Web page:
Fun Facts about Spacecrafts:
– The length of the space shuttle is 184 feet and it weighs 4.5 million pounds.
– The space shuttle was the first piece of space exploration technology that was reusable.
– Although over 600 astronauts have flown to outer space on the space shuttle, only about seven can fly out at one time.
– The longest orbit of the space shuttle lasted 17 ½ days.
– The space shuttle takes off like a rocket yet lands like a plane.
– The fuel for the space shuttle is mostly made of oxygen and hydrogen.
– Most space shuttle launches occurred during the day time.
– The first space shuttle test flight took place in 1981.
– The space shuttle completed 135 missions.
– There have been five space shuttles which were named Enterprise, Columbia, Challenger, Discovery, and Atlantis.
– All space shuttles launched from the Kennedy Space Center in Florida.
– Before a space shuttle could launch weather conditions such as precipitation, lightning, wind, and humidity were strongly considered.
– Japan successfully landed an unmanned spacecraft on an asteroid, collected samples in 2005. The probe returned to Earth in 2010.
– There is an area in the middle of the Pacific Ocean where no longer needed spacecrafts are and have been routinely deposited.
– The CIA once “kidnapped” a Soviet spacecraft overnight, took it apart, studied it, reassembled it, and sent it back without the Soviets realizing.
– The spacecraft Solar Probe Plus will achieve a speed of 432,000 mph, making it the fastest man-made object ever built.
– The British are close to having a single stage spacecraft capable of over 180 spaceflights a year.
– The memory used in the Apollo spacecraft’s computer was based on weaving thin copper wires around magnetic doughnuts.
– The Voyager 1 spacecraft is still alive and well.
– While Armstrong was still on the surface of the moon, a Soviet spacecraft crashed into a Luna mountain range.
– The first view of the far side (or “dark side”) of the moon was carried out in 1959 by the Soviet spacecraft Luna 3.
– While in orbit, the space shuttle travels around Earth at a speed of about 17,500 miles (28,000 kilometers) per hour.
– The space shuttle isn’t just a mode of transport: It’s a laboratory, too.
– There have been 22 Spacelab missions where science, astronomy, and physics have been studied inside a special module carried on the space.
– Spacelab, a reusable laboratory built for use on space shuttle flights, allowed scientists to perform experiments in microgravity.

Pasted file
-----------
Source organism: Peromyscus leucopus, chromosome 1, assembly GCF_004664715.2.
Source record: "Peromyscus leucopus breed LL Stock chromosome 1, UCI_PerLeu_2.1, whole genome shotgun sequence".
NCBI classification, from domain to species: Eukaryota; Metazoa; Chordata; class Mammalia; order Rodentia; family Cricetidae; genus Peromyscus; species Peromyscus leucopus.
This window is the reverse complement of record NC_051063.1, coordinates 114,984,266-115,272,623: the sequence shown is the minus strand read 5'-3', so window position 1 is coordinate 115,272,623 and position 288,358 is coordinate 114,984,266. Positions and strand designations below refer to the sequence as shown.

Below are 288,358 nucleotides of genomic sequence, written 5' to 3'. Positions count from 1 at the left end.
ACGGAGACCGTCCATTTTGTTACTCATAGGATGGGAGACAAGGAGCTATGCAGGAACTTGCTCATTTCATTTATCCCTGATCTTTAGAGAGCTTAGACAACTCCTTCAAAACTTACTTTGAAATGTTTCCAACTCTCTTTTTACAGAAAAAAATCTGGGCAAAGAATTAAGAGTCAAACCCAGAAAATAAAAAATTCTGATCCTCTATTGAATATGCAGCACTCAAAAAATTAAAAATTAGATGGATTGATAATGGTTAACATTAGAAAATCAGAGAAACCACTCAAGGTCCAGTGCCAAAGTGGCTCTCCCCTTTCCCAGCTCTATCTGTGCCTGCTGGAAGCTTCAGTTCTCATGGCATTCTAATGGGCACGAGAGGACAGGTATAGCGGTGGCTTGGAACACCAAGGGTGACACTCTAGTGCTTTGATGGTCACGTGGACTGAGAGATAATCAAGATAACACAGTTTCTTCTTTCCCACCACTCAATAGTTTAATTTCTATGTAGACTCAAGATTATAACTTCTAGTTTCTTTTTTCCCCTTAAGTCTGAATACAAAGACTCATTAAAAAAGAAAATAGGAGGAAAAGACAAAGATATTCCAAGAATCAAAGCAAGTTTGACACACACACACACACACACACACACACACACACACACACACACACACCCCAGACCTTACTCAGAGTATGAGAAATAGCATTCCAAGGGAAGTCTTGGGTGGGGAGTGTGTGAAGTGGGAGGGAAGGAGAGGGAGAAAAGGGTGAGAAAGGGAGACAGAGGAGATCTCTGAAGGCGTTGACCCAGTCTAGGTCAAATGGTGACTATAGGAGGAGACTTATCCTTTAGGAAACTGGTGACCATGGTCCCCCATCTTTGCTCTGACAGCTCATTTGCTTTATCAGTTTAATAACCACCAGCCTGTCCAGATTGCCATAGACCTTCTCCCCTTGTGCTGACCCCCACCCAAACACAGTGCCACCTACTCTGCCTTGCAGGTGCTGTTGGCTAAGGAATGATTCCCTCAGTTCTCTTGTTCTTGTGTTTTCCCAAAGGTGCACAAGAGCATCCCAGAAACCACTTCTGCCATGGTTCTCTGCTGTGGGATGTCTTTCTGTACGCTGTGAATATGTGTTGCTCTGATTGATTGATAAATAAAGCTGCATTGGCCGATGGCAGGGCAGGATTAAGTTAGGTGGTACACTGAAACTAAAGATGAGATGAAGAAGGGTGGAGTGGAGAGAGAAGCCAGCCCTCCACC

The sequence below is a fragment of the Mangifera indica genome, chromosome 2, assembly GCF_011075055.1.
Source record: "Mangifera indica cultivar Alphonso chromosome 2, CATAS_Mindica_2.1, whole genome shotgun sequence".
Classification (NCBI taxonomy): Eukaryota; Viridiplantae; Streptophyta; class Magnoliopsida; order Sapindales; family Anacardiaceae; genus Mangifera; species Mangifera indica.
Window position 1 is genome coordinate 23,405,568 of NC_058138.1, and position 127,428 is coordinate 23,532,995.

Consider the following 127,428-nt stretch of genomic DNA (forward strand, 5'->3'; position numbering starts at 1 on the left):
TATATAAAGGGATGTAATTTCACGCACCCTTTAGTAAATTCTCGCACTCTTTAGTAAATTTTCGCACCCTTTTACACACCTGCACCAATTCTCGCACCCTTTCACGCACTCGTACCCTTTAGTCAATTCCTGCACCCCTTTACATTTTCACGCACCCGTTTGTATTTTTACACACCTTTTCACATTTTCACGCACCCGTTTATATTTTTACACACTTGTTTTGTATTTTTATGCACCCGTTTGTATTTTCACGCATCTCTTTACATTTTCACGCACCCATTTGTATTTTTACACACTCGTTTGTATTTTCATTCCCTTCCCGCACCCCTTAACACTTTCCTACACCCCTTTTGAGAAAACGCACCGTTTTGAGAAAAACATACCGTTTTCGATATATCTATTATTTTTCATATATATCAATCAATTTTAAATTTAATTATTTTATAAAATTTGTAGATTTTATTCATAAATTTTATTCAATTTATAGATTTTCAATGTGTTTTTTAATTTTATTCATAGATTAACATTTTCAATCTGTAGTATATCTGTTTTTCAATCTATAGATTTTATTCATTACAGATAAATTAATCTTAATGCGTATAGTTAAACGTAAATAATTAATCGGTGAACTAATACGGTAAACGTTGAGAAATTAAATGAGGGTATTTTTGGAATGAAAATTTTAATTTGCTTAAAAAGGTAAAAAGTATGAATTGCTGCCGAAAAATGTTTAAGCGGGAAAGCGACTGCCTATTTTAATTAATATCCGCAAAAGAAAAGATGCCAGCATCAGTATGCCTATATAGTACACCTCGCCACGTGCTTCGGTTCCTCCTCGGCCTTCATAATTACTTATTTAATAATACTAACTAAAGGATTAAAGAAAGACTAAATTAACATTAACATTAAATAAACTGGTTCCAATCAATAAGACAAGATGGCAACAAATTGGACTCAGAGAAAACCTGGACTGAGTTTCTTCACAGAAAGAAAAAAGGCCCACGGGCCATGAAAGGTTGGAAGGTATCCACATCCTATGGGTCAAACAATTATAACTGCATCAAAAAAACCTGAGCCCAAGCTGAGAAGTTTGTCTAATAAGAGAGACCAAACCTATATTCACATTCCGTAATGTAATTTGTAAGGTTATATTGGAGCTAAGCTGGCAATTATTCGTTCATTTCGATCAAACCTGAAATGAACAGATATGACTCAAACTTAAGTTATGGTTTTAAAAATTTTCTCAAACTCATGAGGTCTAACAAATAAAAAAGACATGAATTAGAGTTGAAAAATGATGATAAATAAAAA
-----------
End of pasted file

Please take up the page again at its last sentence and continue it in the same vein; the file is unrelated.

– On the STS-7 mission, the social activities of ant colonies in zero gravity were examined.
– The space shuttle’s Thermal Protection System, or heat shield, contains more than 30,000 tiles that are constructed essentially of sand.
– The first recorded use of the word spacecraft was in 1929. Spaceship was first used in 1880.
– The term flying saucer was coined in 1947. UFO (Unidentified Flying Object) followed in 1953.
– From 1981 to 2011, the five US Space Shuttle craft flew half a billion miles on their 134 flights.
– A spacesuit protects astronauts from extreme temperatures.
– NASA’s first spacewalks took place during the Gemini program.
– Astronauts wear orange spacesuits called ‘launch and entry suits’ during launch and landing of the space shuttle.
– An EVA is a spacewalk that takes place outside of a spacecraft. EVA stands for ‘extravehicular activity.’
– Twelve men have walked on the moon, two each on six different Apollo missions.
– Alan Shepard is the only person to hit a golf ball on the moon.
– The Apollo spacesuit was basically a one-piece suit, which astronauts entered from the back. Each suit was made to fit each astronaut.
– On Oct. 11, 1984, Kathryn Sullivan became the first U.S. woman to walk in space.
– On Feb. 9, 1995, Bernard A. Harris Jr. became the first African-American to perform a spacewalk.
– Cosmonaut Anatoly Solovyev holds the record for the most spacewalks – 16, with a total duration of 82 hours and 22 minutes.
– Putting on a spacesuit takes 45 minutes, including the time it takes to put on the special undergarments that help keep astronauts cool.
– Voyager 1 actually launched after Voyager 2.
– In its final act of photography, Voyager 1 snapped the only existing portrait of our solar system.